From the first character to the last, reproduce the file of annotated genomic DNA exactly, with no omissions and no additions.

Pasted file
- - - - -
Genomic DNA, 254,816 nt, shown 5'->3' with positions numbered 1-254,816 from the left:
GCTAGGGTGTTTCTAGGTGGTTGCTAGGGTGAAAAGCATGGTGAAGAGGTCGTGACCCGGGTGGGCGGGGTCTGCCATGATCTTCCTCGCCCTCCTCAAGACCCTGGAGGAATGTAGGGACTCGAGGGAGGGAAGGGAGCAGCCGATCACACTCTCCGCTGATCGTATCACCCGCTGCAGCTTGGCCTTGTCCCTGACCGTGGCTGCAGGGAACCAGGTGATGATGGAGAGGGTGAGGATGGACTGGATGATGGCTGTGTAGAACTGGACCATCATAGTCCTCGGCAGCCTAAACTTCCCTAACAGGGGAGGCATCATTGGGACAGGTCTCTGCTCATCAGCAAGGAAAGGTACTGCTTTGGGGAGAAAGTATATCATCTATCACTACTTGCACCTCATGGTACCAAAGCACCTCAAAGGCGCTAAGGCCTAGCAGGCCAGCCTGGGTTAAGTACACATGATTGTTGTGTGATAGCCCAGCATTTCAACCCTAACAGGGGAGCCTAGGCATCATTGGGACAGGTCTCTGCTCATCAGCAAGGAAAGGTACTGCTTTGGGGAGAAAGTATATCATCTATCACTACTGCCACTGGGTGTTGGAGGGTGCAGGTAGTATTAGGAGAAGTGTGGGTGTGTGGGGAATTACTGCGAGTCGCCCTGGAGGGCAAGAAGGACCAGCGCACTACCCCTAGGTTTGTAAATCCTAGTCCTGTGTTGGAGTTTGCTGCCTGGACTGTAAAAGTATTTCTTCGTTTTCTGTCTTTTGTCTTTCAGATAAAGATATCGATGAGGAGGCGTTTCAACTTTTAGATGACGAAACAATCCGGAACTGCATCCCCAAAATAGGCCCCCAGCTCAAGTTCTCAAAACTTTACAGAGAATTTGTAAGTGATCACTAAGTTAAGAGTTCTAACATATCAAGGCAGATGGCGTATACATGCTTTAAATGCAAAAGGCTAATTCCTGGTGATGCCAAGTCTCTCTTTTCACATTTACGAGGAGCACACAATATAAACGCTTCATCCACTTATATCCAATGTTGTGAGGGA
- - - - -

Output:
Genomic DNA, 254,816 nt, shown 5'->3' with positions numbered 1-254,816 from the left:
GCTAGGGTGTTTCTAGGTGGTTGCTAGGGTGAAAAGCATGGTGAAGAGGTCGTGACCCGGGTGGGCGGGGTCTGCCATGATCTTCCTCGCCCTCCTCAAGACCCTGGAGGAATGTAGGGACTCGAGGGAGGGAAGGGAGCAGCCGATCACACTCTCCGCTGATCGTATCACCCGCTGCAGCTTGGCCTTGTCCCTGACCGTGGCTGCAGGGAACCAGGTGATGATGGAGAGGGTGAGGATGGACTGGATGATGGCTGTGTAGAACTGGACCATCATAGTCCTCGGCAGCCTAAACTTCCCTAACAGGGGAGGCATCATTGGGACAGGTCTCTGCTCATCAGCAAGGAAAGGTACTGCTTTGGGGAGAAAGTATATCATCTATCACTACTTGCACCTCATGGTACCAAAGCACCTCAAAGGCGCTAAGGCCTAGCAGGCCAGCCTGGGTTAAGTACACATGATTGTTGTGTGATAGCCCAGCATTTCAACCCTAACAGGGGAGCCTAGGCATCATTGGGACAGGTCTCTGCTCATCAGCAAGGAAAGGTACTGCTTTGGGGAGAAAGTATATCATCTATCACTACTGCCACTGGGTGTTGGAGGGTGCAGGTAGTATTAGGAGAAGTGTGGGTGTGTGGGGAATTACTGCGAGTCGCCCTGGAGGGCAAGAAGGACCAGCGCACTACCCCTAGGTTTGTAAATCCTAGTCCTGTGTTGGAGTTTGCTGCCTGGACTGTAAAAGTATTTCTTCGTTTTCTGTCTTTTGTCTTTCAGATAAAGATATCGATGAGGAGGCGTTTCAACTTTTAGATGACGAAACAATCCGGAACTGCATCCCCAAAATAGGCCCCCAGCTCAAGTTCTCAAAACTTTACAGAGAATTTGTAAGTGATCACTAAGTTAAGAGTTCTAACATATCAAGGCAGATGGCGTATACATGCTTTAAATGCAAAAGGCTAATTCCTGGTGATGCCAAGTCTCTCTTTTCACATTTACGAGGAGCACACAATATAAACGCTTCATCCACTTATATCCAATGTTGTGAGGGA